Use of available (mainly web-based) programs for analyzing biological data. This is an introductory course with a strong emphasis on hands-on methods. Some theory is introduced, but the main focus is on using extant bioinformatics tools to analyze data and generate biological hypotheses.
Large-scale biology projects such as the sequencing of the human genome
and gene expression surveys using RNA-seq, microarrays and other
technologies have created a wealth of data for biologists. However, the
challenge facing scientists is analyzing and even accessing these data
to extract useful information pertaining to the system being studied.
This course focuses on employing existing bioinformatic resources –
mainly web-based programs and databases – to access the wealth of data
to answer questions relevant to the average biologist, and is highly
Topics covered include multiple sequence alignments,
phylogenetics, gene expression data analysis, and protein interaction
networks, in two separate parts.
The first part, Bioinformatic Methods I
, deals with databases, Blast, multiple sequence alignments, phylogenetics, selection analysis, RNA-seq, and metagenomics.
The second part, Bioinformatic Methods II
covers motif searching, protein-protein interactions, structural
bioinformatics, gene expression data analysis, and cis-element
This pair of courses is useful to any student
considering graduate school in the biological sciences, as well as
students considering molecular medicine.
Bioinformatic Methods I
Week 1: NCBI/Blast I
Multiple Sequence Alignments
'Next Gen' Sequence Analysis (RNA-seq) /
Some knowledge of molecular biology is recommended, say a second year university introductory course on this subject.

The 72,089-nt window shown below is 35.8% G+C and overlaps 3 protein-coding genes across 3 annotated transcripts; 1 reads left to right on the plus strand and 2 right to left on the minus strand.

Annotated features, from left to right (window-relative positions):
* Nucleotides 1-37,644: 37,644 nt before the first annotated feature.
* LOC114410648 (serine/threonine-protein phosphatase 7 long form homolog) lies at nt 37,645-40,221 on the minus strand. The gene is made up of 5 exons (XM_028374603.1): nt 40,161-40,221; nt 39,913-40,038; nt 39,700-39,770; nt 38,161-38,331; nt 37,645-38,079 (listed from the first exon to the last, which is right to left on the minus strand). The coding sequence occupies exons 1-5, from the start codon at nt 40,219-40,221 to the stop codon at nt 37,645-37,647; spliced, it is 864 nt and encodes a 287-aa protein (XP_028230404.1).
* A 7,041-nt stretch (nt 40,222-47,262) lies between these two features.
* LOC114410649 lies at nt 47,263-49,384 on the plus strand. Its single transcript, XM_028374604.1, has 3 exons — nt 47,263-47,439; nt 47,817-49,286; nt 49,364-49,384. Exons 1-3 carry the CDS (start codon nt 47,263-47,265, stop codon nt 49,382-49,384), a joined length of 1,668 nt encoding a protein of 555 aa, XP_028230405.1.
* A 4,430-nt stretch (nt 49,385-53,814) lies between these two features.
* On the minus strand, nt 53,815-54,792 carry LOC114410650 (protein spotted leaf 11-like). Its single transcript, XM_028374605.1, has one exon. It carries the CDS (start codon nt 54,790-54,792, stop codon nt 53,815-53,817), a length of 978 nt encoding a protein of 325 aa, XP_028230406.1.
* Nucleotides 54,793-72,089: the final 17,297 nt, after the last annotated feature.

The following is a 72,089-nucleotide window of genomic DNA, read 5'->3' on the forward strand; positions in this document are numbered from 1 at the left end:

Suggested readings are provided at the end of each lab. Additionally, we
will provide links to other lectures, e.g. those from the Toronto
Bioinformatics Users Group.
Each week's material will consist of a 20-30 minute introductory lecture
covering a bit of the biological background and a bit of theory behind
the tools being explored that week, followed by a lab that you perform
on your own computer. Each section has in addition two quizzes, and one assignment. The assignment is not optional.
- Will I get a Statement of Accomplishment after completing this class?
Yes. Students who successfully complete the class will receive a Statement of Accomplishment signed by the instructor.
- What resources will I need for this class?
For this course, all you need is an Internet connection, and the time to perform the labs presented here.
- What is the coolest thing I'll learn if I take this class?
You'll be exposed to some interesting data sets and tools for exploring biological data from the kilometer to nanometer scales.